6. Jacksonville (1-4) vs. Pittsburgh (3-2): Rookie QB Blaine Gabbert should give the Steelers D something to chew on Sunday. They will likely spit him out too. The Steelers have the league's second toughest defense on paper, Jacksonville has the league's worst, and the more banged up Ben Roethlisberger seems to be, the better he seems to play. This one smells like a rout.

7. Philadelphia (1-4) vs. Washington (3-1): Is it time for order to get partially restored to the once proud NFC East. Common sense says the Eagles have to win. If they are willing to work so hard to protect Andy Reid during the week, they should do the same on the field on Sunday. That said, now that the news has broken about the dysfunctional Red Sox, could the Eagles be the NFL version of that? A plethora of personal problems, higher than high expectations, and -- who knows -- maybe a few too many pills?

8. Houston (3-2) vs. Baltimore (3-1): If it is the year for the Texans in the AFC south, then they'l l have to do a lot of the dirty work without their best offensive player and their best defensive player. That's a lot to ask for any team, let alone one that is badly in need of a franchise-defining season. The Texans are solid on both sides of the ball, but the squad seemed deflated after Mario William's injury at home vs. the Raiders last week. Meanwhile, those who were puzzled by the Ravens one-sided loss to the Titans earlier this season got a fresh reminder of how the Ravens can dominate a football game -- particularly at home -- with their frenetic, smashmouth brand of defense.

9. Cleveland (2-2) at Oakland(3-2): Oakland is coming off a high. They won a close game on the road in Houston, and they've been reminiscing about their brash and beautiful life of their owner Al Davis for a week, but the reality is that they are a team with a lot of room for improvement. So is Cleveland. So, who wins? The better team, of course.

10. Dallas(2-2) at New England(4-1): Tony Romo has basically ran the gamut from high to low, but his results come out a net zero. He's won a few games and lost a few games, and as much as we love to hype this guy as the "possible" second coming of touchdown Jesus, in the end it's about winning more than you lose -- not winning as much as you lose. Romo should have plenty of opportunities to get his Cowboys in the win column against that swiss cheesey thing the Pats are calling a defense. But will he? We know he'll keep us all entertained -- maybe even confused or inspired -- but in the end, will it be just another reminder that great quarterbacks like Tom Brady find a way to win, while goofy quarterbacks like Tony Romo find a way to almost win.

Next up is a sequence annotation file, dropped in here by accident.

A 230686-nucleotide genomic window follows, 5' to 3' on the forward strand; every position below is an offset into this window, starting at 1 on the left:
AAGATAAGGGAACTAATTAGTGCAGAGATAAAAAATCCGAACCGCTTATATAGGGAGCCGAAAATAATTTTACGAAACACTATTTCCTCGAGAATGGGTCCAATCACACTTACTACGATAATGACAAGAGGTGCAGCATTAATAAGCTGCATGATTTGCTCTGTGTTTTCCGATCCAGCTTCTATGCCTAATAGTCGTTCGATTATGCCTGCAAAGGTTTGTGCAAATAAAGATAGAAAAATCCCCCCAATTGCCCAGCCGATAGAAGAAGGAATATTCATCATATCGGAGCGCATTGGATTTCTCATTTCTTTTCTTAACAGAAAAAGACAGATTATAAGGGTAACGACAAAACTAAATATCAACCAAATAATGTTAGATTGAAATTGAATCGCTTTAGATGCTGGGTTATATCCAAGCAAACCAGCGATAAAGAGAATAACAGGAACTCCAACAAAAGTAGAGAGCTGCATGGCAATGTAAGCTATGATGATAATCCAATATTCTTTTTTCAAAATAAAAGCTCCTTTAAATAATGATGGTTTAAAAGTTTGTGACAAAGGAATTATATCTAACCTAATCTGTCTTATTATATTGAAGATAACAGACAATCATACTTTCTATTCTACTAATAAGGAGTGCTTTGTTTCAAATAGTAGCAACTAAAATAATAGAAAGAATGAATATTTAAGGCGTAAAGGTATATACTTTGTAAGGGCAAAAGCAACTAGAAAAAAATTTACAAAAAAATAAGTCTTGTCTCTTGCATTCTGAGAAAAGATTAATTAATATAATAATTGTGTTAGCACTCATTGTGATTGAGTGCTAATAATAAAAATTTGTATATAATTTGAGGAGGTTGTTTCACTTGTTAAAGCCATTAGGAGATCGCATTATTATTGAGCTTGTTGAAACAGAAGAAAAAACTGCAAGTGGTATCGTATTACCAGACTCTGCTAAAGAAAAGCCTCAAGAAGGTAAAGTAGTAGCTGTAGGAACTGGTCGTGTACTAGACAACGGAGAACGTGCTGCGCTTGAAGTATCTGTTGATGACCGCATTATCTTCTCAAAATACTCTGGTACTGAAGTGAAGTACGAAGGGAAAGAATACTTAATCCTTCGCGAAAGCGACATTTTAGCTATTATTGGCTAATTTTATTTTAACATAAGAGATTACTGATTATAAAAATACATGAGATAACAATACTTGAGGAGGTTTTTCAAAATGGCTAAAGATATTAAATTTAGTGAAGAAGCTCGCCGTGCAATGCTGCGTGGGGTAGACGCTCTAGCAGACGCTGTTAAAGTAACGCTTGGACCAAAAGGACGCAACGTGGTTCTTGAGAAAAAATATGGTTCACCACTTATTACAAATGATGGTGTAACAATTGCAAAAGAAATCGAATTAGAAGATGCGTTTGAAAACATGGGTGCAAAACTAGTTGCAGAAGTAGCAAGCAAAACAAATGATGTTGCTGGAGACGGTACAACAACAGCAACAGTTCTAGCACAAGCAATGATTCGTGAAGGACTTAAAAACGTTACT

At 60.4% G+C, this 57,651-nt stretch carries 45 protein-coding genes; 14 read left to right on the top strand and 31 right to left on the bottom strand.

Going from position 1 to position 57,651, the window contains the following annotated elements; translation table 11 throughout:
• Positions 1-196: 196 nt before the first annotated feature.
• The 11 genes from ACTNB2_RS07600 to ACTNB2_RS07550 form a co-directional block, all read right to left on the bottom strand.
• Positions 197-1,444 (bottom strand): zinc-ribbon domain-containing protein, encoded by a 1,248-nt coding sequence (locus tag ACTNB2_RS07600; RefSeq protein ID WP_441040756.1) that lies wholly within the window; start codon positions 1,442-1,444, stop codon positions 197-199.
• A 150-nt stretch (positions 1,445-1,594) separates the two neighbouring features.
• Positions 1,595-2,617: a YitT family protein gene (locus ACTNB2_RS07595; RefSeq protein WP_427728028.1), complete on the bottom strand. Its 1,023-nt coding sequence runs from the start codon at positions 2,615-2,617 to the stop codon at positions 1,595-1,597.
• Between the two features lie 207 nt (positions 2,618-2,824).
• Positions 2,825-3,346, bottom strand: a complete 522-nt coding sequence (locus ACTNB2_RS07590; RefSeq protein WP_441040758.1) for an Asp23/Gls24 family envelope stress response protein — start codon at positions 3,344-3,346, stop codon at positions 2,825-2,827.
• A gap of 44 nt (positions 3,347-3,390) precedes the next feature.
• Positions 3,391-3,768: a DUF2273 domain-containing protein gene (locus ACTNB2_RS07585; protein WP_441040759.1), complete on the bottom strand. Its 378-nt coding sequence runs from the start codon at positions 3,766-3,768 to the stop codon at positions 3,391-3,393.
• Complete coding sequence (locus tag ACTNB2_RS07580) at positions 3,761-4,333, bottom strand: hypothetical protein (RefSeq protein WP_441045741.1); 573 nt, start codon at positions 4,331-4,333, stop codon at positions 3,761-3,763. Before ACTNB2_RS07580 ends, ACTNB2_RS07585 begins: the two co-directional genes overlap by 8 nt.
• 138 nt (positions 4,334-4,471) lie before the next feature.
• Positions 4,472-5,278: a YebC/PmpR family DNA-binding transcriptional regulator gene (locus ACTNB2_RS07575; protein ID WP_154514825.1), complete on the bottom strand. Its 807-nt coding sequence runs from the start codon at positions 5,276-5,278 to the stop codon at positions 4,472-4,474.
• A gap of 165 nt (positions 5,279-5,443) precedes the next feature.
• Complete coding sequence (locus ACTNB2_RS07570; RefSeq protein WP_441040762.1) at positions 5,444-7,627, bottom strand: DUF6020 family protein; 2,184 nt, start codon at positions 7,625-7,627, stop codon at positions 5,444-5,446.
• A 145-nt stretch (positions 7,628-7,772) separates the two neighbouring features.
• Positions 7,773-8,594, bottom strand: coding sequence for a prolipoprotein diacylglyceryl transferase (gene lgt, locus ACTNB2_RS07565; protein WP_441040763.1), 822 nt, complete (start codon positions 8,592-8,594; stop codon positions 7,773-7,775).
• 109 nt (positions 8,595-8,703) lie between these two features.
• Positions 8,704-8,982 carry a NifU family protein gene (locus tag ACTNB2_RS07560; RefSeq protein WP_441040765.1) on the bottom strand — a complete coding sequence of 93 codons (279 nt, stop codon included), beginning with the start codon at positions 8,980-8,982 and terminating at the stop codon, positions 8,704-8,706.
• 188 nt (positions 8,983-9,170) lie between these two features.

11. New Orleans(4-1) vs. Tampa Bay (3-2): The Saints have a nice well balanced offense that can hurt you deep or nickel and dime you to death with play action passes. And Drew Brees has engineered two fourth quarter comebacks in consecutive weeks. The Bucs, meanwhile, are looking to respond to their worst whooping in franchise history. QB Josh Freeman's .5 TD to INT ratio is the worst in the NFL, and to make matters worse, RB LeGarrette Blount and DT Gerald McCoy will miss the game. The road team has won the last four match-ups, and from the looks of things, this one shouldn't be any different than the last four.

12. Minnesota(1-4) vs. Chicago(2-3): Sunday Night Football, black and blue style: the banged-up Bears vs. the beleaguered Vikes. With Jared Allen on pace to break the all-time NFL sack record after five games, the big question might be: can Jay Cutler survive another physical beating? Don't expect his offensive line to help. We saw what they can do last Monday against Detroit, and boy, it wasn't pretty.

13. Miami(0-4) vs. New York Jets (2-3): Gang Green has been looking pretty innocuous in its first five starts. The Jets should be fine against a Dolphin team who will start Matt Moore on Monday, but the long-term implications are far less clear for the J-E-T-S.